Getting to know Yazd, and my travel partner

by Dave from The Longest Way Home ~ November 21st, 2007. Updated on September 15th, 2009. Published in: Travel blog » Iran.

Travel Journal Overview: Yazd was soon becoming my favorite place in Iran. The people were friendly, the sights were great as I finally got to see real Zoroastrian fire temples.  And, I was meeting new people. I was also getting to learn more about Christine, she was smarter than most gave her credit for.

Cooling Towers in Iran, also known as wind chimneys

Cooling Towers in Iran, also known as wind chimneys

Breakfast was great, a buffet of Feta cheese, eggs, tomatoes, olives and fresh breads. Christine was up and ready for a walking tour of Yazd, not a bad idea. I was quick to get the impression that Yazd was where all the friendly people of Iran lived. We were greeted with smiles, polite nods and even invitations into closed mosques. All this with Christine’s loud questioning tactics. According to the LP there was a camel burger café nearby so went in search of the illusive burger, only to end up looking around like lost tourists with a map. Which we were of course.

It was here Christine began here random verbal assault tactics on locals again, wanting to know where the camel burger face was. Most people were polite enough to assist, but were unfortunate enough not to know. A young pretty student girl dresses in the typical black chador came over to us from her bus stop and offered help. Her name was Naseem and she seemed oblivious to Christine’s rantings. The young student took us faithfully into trust and offered to help us.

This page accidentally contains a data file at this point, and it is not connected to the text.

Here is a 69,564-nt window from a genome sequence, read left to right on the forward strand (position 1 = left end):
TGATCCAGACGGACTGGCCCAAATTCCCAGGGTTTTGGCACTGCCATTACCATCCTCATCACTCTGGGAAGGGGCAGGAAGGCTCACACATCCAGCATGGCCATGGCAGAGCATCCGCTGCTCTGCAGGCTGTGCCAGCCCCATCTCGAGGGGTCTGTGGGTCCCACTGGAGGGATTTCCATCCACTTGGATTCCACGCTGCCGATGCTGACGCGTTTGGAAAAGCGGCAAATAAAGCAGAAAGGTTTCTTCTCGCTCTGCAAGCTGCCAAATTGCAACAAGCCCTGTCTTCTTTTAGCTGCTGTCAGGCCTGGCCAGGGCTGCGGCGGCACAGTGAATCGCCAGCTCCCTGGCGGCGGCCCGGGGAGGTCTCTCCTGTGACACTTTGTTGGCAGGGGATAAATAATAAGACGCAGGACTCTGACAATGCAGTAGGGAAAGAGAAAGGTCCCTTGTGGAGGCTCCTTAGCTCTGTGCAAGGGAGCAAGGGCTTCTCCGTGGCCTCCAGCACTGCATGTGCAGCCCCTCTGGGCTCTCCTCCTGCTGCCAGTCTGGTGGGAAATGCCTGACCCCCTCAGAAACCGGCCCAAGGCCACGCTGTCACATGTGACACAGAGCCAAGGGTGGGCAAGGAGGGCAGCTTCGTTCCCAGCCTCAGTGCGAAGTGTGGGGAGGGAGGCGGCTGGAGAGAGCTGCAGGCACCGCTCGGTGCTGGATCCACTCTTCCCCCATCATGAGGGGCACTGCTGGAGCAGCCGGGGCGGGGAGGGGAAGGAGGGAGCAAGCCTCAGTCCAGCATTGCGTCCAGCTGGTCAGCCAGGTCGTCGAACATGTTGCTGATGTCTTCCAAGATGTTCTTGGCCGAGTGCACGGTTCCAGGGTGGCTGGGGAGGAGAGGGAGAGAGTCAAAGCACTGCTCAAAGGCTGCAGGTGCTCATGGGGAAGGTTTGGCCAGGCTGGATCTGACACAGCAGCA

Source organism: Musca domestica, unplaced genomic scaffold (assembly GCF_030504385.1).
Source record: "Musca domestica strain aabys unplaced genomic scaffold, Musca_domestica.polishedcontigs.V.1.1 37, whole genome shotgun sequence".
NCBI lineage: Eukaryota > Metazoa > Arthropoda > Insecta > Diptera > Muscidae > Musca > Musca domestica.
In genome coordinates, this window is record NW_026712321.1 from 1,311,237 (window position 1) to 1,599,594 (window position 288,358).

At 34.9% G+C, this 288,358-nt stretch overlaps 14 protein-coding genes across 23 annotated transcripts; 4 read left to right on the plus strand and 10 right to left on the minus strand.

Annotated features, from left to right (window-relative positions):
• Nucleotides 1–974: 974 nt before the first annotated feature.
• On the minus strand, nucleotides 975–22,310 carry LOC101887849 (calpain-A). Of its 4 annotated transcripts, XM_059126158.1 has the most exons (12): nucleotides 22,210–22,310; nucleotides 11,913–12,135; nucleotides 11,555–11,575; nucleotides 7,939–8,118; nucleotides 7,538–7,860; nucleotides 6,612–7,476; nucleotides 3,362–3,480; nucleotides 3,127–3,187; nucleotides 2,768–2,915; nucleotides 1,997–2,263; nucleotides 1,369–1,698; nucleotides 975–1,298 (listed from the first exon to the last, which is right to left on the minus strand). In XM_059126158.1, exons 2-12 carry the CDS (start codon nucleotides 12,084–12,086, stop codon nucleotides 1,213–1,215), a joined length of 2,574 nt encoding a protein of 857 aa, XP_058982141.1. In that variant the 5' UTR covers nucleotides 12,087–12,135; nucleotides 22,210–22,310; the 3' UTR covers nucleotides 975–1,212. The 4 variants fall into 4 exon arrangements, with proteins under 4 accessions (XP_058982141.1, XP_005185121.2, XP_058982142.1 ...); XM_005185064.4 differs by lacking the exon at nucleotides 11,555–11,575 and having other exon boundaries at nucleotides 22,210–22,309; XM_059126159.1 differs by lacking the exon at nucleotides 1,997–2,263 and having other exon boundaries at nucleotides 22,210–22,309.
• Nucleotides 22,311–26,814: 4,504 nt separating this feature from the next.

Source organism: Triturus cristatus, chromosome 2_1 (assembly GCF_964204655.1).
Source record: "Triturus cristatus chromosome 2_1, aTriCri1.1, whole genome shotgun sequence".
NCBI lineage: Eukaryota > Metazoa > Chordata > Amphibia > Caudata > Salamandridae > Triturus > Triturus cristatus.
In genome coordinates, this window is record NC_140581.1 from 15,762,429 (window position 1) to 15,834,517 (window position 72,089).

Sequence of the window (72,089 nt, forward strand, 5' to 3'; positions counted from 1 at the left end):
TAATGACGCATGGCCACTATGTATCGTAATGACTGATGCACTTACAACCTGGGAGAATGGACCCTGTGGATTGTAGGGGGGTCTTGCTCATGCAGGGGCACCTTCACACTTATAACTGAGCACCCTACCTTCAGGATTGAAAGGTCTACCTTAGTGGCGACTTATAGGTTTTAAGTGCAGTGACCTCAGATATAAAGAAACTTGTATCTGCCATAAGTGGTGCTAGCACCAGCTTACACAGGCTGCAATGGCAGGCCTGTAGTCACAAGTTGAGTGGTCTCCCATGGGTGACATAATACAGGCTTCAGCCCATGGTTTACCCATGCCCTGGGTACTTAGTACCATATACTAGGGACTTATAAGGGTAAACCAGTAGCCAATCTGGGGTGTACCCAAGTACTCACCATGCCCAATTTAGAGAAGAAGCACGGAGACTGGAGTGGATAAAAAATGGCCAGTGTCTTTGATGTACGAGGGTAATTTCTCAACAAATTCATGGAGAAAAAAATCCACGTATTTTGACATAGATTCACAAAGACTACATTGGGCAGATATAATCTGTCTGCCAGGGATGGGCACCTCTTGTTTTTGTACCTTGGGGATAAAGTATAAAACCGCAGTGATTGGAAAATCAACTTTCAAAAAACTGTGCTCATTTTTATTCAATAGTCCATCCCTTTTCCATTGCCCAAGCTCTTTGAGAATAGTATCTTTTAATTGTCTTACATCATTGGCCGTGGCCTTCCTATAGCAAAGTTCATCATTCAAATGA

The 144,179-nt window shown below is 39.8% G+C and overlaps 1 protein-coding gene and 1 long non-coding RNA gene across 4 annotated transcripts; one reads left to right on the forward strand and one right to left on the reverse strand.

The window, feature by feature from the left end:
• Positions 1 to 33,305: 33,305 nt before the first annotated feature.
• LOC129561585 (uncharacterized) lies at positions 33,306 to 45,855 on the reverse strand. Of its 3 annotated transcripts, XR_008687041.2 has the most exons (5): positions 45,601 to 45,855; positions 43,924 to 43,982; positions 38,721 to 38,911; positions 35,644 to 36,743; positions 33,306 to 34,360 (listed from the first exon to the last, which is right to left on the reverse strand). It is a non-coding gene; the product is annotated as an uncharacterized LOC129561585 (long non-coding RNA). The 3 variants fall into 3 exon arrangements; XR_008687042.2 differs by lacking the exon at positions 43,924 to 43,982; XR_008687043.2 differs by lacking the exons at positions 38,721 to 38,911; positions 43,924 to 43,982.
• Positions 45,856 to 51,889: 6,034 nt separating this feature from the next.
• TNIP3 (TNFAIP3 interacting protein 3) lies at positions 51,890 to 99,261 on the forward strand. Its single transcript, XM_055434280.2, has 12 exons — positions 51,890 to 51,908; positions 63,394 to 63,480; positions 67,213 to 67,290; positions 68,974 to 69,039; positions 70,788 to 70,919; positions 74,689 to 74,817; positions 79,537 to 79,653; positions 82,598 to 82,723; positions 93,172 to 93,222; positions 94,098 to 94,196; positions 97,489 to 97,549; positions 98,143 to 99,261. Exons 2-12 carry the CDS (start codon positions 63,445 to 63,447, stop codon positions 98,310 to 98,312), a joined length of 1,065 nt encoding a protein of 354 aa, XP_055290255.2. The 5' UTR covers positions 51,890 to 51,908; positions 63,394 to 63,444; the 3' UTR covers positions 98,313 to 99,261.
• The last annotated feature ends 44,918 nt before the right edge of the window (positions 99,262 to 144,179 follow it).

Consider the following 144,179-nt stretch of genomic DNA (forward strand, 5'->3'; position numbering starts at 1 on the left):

Nassem was mainly curious about the new people in town, the foreigners, who why and what again were here main questions. But at the same time she took us through the old bazaar. Showing us along the way the old gold merchants, spice sellers and food stall owners. I found all this to very enjoyable, but lunchtime had passed by 2 hours ago. This also meant Christine was not coping well, and found all the wandering around too much. Her temper was flaring again and it seemed Nassem was getting the brunt of it.

The girl saw this I am sure, and more out of pride than any thing else offered took us to a fancy restaurant after failing to locate the camel café This was too much for Christine who decided it was all too much and so wanted to go back to the hotel. I felt bad for Nassem, and made a beeline for a local kebab café and we sat there in near silence for a while. Finally, with food, Christine settled down a little, and we invited Nassem for dinner that night in the hotel.

That night Nassem did not show up at the pre arranged time. So it just left Christine and I at the table together. I still found her attitude today harsh and unfair. I saw a guy in a blue baseball cap sitting at another table alone, and so invited him to join us. Mark, a New Zealanders, was a little shy, or silent rather, and it was only after Nassem arrived late that I discovered why.

When Christine was engrossed with a conversation with Nassem, Mark whispered over to me. “Where did you pick up her from?”

I laughed of his humorous quip, “She traveled down Shiraz with a New Zealander and…”

“Ah”, laughed Mark, “Willy, so he dumped her off on you then?!”

I clicked, and thought back to a brief conversation I had shared with Willy in the back of the taxi in Shiraz. Willy had met Christine in Tehran, after Mark had been traveling with her for a few days. So she had latched onto Willy before meeting up with me and passing her on to me!